You might be told that the speaker can have a LOWER power rating than the amplifier's capacity becuase you want to avoid PA clipping. I have never agreed with this position. VERY hard to hear speaker distress (till it is too late!)

Sound reproduction starts with a consideration of the Sound Pressure Level you want/need to produce at the ears of the audience. The speakers are therefore selected to be capable of producing that level, with a few dB of headroom. Now you can select an amplifier based on the sensitivity of the speakers.

That ^ of course is an ideal scenario. You have an amp so find some speakers that will not burn out at max welly. With that sort of power in hand a speaker of 95dB/W/mtr sensitivity (about average?) will produce around 120dB SPL at one metre for a 200W input. That is very loud of course but 20mtrs away will have fallen off quite a bit.

I am sure the top sound guys here will tell you that such a system is really little more than a "starter kit"?

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Re: Passive Speaker question

Postby Wonks » Sat Jul 20, 2019 9:38 am

ef37a wrote:You might be told that the speaker can have a LOWER power rating than the amplifier's capacity becuase you want to avoid PA clipping. I have never agreed with this position. VERY hard to hear speaker distress (till it is too late!)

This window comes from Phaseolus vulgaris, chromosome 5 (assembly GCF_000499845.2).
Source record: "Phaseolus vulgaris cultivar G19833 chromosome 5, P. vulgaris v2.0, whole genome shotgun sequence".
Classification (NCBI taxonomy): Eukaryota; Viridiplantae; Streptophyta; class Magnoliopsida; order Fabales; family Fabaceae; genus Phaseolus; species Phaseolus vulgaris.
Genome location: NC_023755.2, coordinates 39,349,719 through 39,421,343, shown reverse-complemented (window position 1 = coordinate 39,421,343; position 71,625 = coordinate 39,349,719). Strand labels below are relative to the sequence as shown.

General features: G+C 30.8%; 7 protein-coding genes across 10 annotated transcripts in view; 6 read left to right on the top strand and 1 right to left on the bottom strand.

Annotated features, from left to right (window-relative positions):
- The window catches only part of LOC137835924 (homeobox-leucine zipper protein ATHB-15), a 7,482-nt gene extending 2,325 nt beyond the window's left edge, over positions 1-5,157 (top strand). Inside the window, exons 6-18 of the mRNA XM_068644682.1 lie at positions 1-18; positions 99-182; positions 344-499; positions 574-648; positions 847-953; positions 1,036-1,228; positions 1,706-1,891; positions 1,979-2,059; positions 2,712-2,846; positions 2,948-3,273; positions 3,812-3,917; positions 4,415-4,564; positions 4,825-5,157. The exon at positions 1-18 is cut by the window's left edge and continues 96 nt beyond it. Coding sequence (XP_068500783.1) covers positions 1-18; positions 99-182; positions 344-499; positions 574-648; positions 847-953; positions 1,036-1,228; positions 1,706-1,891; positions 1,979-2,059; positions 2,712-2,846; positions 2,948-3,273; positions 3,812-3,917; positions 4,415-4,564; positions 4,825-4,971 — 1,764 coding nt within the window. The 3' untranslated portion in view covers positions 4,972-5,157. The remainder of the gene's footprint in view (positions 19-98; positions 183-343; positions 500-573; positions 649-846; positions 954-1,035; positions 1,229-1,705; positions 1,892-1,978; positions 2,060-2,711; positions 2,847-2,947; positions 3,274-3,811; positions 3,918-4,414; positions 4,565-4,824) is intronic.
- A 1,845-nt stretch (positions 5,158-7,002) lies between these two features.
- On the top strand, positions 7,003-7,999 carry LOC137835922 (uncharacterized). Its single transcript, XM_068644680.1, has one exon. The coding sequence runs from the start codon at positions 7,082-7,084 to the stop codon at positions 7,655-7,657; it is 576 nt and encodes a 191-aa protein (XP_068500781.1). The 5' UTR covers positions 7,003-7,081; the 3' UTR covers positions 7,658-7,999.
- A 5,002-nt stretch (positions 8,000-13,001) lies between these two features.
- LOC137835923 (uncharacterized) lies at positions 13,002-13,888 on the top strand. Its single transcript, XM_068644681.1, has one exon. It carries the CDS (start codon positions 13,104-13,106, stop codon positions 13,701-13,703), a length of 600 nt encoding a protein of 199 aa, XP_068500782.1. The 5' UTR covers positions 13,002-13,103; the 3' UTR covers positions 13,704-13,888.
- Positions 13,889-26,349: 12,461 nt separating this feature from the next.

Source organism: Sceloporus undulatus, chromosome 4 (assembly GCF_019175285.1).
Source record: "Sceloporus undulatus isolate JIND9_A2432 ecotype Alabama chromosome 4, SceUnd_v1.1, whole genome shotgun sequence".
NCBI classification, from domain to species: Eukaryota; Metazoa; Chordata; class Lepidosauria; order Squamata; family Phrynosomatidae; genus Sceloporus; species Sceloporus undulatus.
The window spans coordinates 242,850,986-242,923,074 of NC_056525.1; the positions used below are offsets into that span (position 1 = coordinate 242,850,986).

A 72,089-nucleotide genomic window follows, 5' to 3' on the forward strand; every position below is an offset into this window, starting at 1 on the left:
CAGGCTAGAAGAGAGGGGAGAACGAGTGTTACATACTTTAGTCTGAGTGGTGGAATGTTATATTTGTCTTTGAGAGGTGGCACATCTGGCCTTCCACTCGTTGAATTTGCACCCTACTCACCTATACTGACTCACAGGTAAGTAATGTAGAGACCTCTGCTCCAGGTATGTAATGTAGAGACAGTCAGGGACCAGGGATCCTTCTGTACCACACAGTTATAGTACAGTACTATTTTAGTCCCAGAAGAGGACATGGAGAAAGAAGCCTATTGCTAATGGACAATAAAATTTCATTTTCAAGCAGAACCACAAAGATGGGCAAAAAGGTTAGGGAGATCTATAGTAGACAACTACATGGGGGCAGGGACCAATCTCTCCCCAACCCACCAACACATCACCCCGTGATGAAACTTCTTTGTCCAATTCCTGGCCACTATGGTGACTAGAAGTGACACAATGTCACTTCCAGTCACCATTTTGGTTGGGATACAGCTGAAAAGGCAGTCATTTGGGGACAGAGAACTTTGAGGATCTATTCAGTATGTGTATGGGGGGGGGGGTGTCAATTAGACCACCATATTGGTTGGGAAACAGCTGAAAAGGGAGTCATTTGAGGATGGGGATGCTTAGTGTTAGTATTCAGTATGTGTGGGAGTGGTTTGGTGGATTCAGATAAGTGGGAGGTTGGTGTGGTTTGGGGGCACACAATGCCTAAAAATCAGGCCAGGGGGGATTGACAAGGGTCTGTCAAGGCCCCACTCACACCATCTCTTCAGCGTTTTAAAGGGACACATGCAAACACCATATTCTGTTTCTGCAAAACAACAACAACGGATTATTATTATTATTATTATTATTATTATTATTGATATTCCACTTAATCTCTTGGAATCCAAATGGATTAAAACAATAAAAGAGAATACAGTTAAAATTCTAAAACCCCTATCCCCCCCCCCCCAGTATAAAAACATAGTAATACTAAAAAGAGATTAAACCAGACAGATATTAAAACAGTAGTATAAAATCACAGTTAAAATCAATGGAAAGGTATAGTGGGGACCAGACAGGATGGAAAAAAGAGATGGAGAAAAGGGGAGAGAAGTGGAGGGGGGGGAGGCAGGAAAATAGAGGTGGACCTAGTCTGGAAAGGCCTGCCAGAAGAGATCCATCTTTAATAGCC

That's not the reason for that selection at all and never has been. It's to maximise the output from the speaker given the typical live sound sources played back through the speaker, so if you've got a 600W rated speaker, then you use an amplifier powerful enough to play back a signal with an average of up to 600W, so normally 900W-1200W. It's amplifier clipping you primarily want to avoid because of the extra HF energy created, which the tweeter will struggle to cope with.

But you do have to know what you are doing as heavily compressed sounds with low dynamic range, or loud synth square waves, will take you above the acceptable average power output limit at lower mixing desk gains than standard vocals. guitar bass, drums will. Peak meters won't tell you this info.
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Re: Passive Speaker question

Postby Wonks » Sat Jul 20, 2019 9:48 am

As Sam said, that's a relatively low powered amp by today's standards, and I'd be tempted to use it for powering some passive monitors, and getting some more powerful active speakers for the main FOH speakers.